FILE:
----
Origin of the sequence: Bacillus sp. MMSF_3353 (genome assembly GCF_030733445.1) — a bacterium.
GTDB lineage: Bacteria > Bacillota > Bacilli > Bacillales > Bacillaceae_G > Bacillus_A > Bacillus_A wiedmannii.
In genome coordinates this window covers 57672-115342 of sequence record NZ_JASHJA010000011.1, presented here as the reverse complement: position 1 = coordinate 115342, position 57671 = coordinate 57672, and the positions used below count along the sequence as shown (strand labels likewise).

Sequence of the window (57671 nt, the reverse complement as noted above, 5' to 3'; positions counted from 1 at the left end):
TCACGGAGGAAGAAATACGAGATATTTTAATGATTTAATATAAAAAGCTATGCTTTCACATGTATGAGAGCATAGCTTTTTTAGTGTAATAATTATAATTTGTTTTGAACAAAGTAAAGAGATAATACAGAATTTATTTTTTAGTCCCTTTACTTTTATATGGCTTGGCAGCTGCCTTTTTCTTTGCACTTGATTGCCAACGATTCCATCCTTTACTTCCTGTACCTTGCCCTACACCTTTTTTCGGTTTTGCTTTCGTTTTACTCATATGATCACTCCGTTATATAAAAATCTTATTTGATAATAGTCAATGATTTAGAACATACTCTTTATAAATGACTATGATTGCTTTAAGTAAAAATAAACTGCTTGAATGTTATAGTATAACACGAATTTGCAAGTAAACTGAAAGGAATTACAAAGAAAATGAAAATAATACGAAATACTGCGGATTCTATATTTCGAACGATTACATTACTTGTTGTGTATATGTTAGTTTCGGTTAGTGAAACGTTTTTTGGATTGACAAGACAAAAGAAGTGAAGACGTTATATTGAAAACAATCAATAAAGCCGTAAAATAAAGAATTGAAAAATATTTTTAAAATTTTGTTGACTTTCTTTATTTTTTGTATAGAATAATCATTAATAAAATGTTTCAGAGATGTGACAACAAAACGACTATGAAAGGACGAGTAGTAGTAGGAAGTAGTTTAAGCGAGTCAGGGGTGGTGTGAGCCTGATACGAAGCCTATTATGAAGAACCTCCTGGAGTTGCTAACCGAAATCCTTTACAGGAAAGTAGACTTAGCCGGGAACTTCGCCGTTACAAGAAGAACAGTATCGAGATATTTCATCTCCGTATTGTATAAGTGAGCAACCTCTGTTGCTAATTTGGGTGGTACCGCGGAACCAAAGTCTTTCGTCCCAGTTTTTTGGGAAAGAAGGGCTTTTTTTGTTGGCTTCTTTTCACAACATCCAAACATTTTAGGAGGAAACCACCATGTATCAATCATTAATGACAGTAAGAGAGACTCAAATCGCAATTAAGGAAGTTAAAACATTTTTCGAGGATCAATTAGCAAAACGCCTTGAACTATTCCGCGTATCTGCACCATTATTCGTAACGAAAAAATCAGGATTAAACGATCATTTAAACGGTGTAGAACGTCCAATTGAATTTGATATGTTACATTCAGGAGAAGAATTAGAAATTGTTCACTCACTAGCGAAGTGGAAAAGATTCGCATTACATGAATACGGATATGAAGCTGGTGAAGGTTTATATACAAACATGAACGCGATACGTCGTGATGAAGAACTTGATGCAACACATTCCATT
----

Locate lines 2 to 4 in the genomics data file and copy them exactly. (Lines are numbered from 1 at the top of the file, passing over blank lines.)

GTDB lineage: Bacteria > Bacillota > Bacilli > Bacillales > Bacillaceae_G > Bacillus_A > Bacillus_A wiedmannii.
In genome coordinates this window covers 57672-115342 of sequence record NZ_JASHJA010000011.1, presented here as the reverse complement: position 1 = coordinate 115342, position 57671 = coordinate 57672, and the positions used below count along the sequence as shown (strand labels likewise).

Sequence of the window (57671 nt, the reverse complement as noted above, 5' to 3'; positions counted from 1 at the left end):